Hannah Durkin Keynotes Africatown's 2021 Spirit of Our Ancestors Festival

3rd Annual Event Honors Rodishi and Matilda, the Clotilda Africans Durkin Uncovered, All Women Who Survived the Middle Passage on Mobile's Infamous Slave Ship
MOBILE, Ala. - Dec. 11, 2020 - PRLog -- Africatown's third annual "Spirit of Our Ancestors Festival" will be virtual but just as eventful, featuring Hannah Durkin, whose research uncovered two Clotilda African women who outlived Cudjo Lewis, known for many decades as the slave ship's last survivor.

Set for Feb. 13, 2021, the Festival that is normally held in Historic Africatown will be virtual due to the continuing pandemic. The 2021 theme, "Women of Worth," celebrates Sally Smith (African name "Rodishi") whom Durkin identified, Matilda McCrear, another Clotilda African Durkin uncovered through additional research, and all the other women -- known and unknown -- who were brought to Mobile as human cargo in the Clotilda's bowels in 1860.

They were ripped from their homes and sold to foreigners, surviving the horrors of the Middle Passage from Africa across the Atlantic, only to face the terrors of slavery when they arrived. They thrived in the face of many, many challenges, says Joycelyn Davis, the festival's organizer.

"Oftentimes, we highlight the men of the Clotilda, but we somehow forget about the women," Davis says. "We want to honor and celebrate them. Collectively, they helped one another. As I've said when starting this festival, when I looked at the historical marker outside of my church, I also saw the names of the women who are listed. They have a voice as well."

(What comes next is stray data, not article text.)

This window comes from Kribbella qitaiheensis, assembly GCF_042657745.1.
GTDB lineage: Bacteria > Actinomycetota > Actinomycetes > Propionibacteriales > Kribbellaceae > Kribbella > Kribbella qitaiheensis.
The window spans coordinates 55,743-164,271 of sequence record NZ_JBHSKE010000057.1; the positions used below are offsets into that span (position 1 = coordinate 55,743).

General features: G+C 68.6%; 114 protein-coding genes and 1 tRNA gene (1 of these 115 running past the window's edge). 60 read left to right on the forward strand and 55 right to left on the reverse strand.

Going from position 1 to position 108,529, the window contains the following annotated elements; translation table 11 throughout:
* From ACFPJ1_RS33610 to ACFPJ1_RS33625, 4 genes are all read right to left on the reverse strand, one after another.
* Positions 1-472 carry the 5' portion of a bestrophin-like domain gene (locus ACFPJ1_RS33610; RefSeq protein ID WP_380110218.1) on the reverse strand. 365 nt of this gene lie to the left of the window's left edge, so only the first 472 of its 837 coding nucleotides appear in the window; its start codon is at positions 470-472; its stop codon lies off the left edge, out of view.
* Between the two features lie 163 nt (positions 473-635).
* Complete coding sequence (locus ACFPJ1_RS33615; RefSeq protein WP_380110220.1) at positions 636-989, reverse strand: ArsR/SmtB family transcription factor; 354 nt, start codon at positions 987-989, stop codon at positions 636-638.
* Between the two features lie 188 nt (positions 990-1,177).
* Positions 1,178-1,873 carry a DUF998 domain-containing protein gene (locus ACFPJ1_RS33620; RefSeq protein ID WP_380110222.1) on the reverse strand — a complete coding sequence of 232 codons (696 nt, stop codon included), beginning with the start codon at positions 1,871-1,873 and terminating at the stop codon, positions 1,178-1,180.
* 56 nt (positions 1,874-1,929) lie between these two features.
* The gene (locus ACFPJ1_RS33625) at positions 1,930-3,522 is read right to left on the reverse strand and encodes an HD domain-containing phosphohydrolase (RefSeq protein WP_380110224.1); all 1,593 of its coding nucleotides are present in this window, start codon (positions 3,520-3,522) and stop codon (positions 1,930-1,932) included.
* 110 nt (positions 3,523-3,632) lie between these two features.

The historical marker in front of Union Baptist Church lists the American and some African names of 12 Clotilda survivors -- women and men -- who founded it in 1872. They are among those who established Africatown in 1866 because they could not return home.

Davis and other co-founders of the Clotilda Descendants Association are excited that more research is being done to uncover even more descendants and their families' stories.

The Festival's purpose includes educating the community and the world about the complete story of Africatown,  especially by inviting scholars to share their research. "We've had scholars such as historian Dr. Natalie S. Robertson, Dr. Deborah G. Plant, and now Dr. Hannah Durkin for our Festival, because I want people to walk away with meaningful information," Davis says.

Davis and other Clotilda descendants were recently featured in the Nov. 29th segment of "60 Minutes" with Anderson Cooper (https://www.cbsnews.com/news/clotilda-slave-ship-alabama-...), and in Episode 4 of the Samuel L. Jackson documentary series "Enslaved," which premiered on Sept. 14 (https://www.epix.com/series/enslaved/season/1/episode/4/e...). Thus, the Descendants are ensuring that their ancestors' Africatown story, not just the Clotilda slave ship, is known and honored worldwide.

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Joycelyn Davis, Festival Founder and Organizer
Location:Mobile - Alabama - United States
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